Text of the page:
Is Twitter a threat to national security?
Over the past two weeks, a National Security Council staffer was fired for tweeting anonymous personal attacks on colleagues; a former high-ranking U.S. intelligence official had his private conversations published on Twitter by an activist who overheard him on the train; and hackers from the Syrian Electronic Army redirected a pair of tweets from President Barack Obama’s account to YouTube.
The incidents – perhaps more embarrassing than damaging – served to underscore the uneasy relationship between the national security community and social media.
At the White House and the National Security Council, most staffers are not permitted to access Twitter, Facebook and other social media sites from their office computers or government-issued mobile phones.
But the restrictions have run into the realities of the modern world, in which news often breaks first on social networks while public officials, journalists and policy experts debate the ramifications in real time. Administration officials often find themselves out of the loop, unable to react to the news or take part in the conversation.
“Certainly it was the case that in the NSC, we were not where we needed to be in terms of engaging people on Twitter,” said Tommy Vietor, a former NSC spokesman who left in the spring for private consulting and started tweeting prolifically. “It was very clear that social media was where a lot of protests were forming and conversations were happening.”
A lifeline to crises …
Shawn Brimley, who served at the Pentagon and the NSC from 2009 to 2012, learned that lesson the hard way. On the night in August 2011 when Libyan rebel forces began their march on Tripoli to overthrow Moammar Gadhafi, Brimley and his supervisor, Derek Chollet, were monitoring their personal Twitter feeds at home to follow breaking news and firsthand accounts from the region.
But when they called into the White House Situation Room, they learned that analysts there were not aware of the reports of gunshots in the Libyan capital.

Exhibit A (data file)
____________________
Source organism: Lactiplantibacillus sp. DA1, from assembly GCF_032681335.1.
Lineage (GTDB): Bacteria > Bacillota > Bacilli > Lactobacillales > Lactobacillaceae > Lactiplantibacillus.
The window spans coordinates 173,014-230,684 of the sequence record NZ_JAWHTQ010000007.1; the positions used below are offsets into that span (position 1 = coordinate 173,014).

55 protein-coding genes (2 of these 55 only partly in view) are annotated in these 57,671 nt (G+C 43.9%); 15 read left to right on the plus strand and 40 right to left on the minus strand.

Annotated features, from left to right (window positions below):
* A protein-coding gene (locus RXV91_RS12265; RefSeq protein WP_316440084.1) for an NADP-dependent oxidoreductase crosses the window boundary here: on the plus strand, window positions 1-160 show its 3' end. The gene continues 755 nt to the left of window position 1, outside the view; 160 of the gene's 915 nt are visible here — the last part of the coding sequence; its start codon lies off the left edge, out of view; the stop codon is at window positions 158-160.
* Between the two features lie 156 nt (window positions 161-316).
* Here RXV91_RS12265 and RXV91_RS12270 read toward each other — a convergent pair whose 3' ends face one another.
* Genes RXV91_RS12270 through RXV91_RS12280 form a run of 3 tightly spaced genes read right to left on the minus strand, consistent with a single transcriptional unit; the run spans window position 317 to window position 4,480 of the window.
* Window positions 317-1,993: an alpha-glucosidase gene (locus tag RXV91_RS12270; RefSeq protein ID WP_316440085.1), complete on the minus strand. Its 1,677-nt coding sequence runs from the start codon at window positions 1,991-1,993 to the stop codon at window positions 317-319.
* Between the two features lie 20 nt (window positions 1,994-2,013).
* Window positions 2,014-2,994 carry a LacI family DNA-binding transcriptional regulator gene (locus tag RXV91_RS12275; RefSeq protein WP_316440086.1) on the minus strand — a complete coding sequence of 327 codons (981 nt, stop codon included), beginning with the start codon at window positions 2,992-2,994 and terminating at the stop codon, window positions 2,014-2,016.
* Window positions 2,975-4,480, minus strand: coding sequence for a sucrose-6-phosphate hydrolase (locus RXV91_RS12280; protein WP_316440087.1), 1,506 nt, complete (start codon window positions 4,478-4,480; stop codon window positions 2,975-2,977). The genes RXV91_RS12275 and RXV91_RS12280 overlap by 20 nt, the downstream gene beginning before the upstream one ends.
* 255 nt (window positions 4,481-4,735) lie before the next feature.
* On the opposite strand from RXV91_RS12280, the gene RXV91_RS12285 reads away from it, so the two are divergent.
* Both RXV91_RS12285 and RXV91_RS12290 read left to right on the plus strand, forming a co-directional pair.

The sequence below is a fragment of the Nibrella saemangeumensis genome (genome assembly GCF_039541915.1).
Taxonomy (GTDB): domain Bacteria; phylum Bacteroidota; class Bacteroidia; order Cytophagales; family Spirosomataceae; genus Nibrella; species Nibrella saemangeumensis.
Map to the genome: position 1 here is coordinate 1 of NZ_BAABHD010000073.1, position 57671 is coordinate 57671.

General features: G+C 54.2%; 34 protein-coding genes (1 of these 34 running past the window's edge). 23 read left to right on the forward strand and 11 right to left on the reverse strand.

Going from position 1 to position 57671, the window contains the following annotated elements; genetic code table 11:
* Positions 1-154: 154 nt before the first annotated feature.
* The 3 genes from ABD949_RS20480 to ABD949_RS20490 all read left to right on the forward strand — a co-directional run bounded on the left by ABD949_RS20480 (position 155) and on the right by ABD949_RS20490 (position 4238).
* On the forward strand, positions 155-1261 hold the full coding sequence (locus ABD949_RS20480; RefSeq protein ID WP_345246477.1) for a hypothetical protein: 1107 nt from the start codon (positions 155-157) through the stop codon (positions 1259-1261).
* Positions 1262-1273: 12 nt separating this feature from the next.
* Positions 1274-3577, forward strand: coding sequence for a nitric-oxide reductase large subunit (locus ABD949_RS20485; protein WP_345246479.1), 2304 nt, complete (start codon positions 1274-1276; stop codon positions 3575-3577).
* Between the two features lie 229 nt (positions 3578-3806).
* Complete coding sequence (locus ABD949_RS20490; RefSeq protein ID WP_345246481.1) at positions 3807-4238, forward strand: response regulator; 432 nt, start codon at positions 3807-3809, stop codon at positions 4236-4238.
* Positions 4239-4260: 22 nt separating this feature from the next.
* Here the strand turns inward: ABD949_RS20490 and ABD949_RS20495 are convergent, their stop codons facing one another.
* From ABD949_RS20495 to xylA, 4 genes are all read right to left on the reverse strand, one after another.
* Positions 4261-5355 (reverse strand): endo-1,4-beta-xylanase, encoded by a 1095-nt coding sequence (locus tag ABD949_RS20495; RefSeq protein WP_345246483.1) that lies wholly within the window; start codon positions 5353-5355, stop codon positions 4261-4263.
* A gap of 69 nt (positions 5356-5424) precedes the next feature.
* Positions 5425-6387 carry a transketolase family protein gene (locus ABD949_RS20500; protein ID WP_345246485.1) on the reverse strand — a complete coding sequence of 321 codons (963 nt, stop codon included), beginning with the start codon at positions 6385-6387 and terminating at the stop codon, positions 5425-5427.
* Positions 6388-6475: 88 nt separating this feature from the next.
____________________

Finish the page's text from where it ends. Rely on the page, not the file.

“We were ahead of what the Situation Room was seeing,” said Brimley, now at the Center for a New American Security think tank.
Brimley said they lobbied successfully to gain access at the White House to a website that re-posts tweets, which NSC officials could read without logging into Twitter.
The U.S. intelligence community has also developed a secure, internal network named eChirp that is patterned after Twitter and allows its analysts to weigh in on breaking news from across several agencies.
Social sites can also provide critical communication links during unpredictable crises. Former Obama administration official Andrew McLaughlin recalled that during the Haiti earthquake in 2010, the only way to establish a connection with the devastated nation was through the instant-messaging service Skype.
McLaughlin, then the administration’s deputy chief information officer, rushed into the office, only to learn that Skype was banned on White House computers. He went home to retrieve his laptop, which he brought back to work. He connected to Skype through a wireless modem.
“My view is that White House technology has to be at the cutting edge,” said McLaughlin, who had been a Google executive before joining the administration. “It’s no longer acceptable to be a lagging implementer.”
… but at times inaccurate
In some cases, however, Twitter and other social media sites can be sources of bad reporting and inaccurate “scoops” delivered without vetting, adding to the confusion of already complicated and murky news stories. After the Boston Marathon bombing in April, for example, Twitter and Reddit users identified the wrong man as being responsible.
The recent firing of NSC staffer Jofi Joseph also shows that prohibitions on social media use only go so far. Joseph, who was identified as the person behind an anonymous Twitter feed called natsecwonk, reportedly posted tweets from his personal cellphone in the hallways of the Eisenhower Executive Office Building.
Joseph’s Twitter musings ranged from demeaning wisecracks to insider details about the agency, although he does not appear to have revealed classified information.